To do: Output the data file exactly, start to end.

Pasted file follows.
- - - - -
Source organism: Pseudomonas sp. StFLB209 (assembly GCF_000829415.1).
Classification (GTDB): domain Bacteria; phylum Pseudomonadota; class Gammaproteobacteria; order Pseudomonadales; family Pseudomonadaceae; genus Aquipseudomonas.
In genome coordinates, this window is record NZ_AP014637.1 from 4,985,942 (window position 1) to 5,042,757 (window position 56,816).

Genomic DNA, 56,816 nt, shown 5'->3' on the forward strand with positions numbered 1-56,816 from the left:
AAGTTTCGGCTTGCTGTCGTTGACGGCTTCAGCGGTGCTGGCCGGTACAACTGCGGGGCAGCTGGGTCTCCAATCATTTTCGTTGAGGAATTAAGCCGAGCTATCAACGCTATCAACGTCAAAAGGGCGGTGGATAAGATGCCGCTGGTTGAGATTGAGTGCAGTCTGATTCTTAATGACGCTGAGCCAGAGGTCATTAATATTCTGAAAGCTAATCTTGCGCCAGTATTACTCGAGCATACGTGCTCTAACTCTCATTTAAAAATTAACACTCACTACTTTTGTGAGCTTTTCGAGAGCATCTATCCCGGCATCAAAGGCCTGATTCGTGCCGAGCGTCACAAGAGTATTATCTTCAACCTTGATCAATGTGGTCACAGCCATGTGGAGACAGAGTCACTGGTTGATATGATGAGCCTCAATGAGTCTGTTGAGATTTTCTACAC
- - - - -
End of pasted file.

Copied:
Source organism: Pseudomonas sp. StFLB209 (assembly GCF_000829415.1).
Classification (GTDB): domain Bacteria; phylum Pseudomonadota; class Gammaproteobacteria; order Pseudomonadales; family Pseudomonadaceae; genus Aquipseudomonas.
In genome coordinates, this window is record NZ_AP014637.1 from 4,985,942 (window position 1) to 5,042,757 (window position 56,816).

Genomic DNA, 56,816 nt, shown 5'->3' on the forward strand with positions numbered 1-56,816 from the left:
AAGTTTCGGCTTGCTGTCGTTGACGGCTTCAGCGGTGCTGGCCGGTACAACTGCGGGGCAGCTGGGTCTCCAATCATTTTCGTTGAGGAATTAAGCCGAGCTATCAACGCTATCAACGTCAAAAGGGCGGTGGATAAGATGCCGCTGGTTGAGATTGAGTGCAGTCTGATTCTTAATGACGCTGAGCCAGAGGTCATTAATATTCTGAAAGCTAATCTTGCGCCAGTATTACTCGAGCATACGTGCTCTAACTCTCATTTAAAAATTAACACTCACTACTTTTGTGAGCTTTTCGAGAGCATCTATCCCGGCATCAAAGGCCTGATTCGTGCCGAGCGTCACAAGAGTATTATCTTCAACCTTGATCAATGTGGTCACAGCCATGTGGAGACAGAGTCACTGGTTGATATGATGAGCCTCAATGAGTCTGTTGAGATTTTCTACAC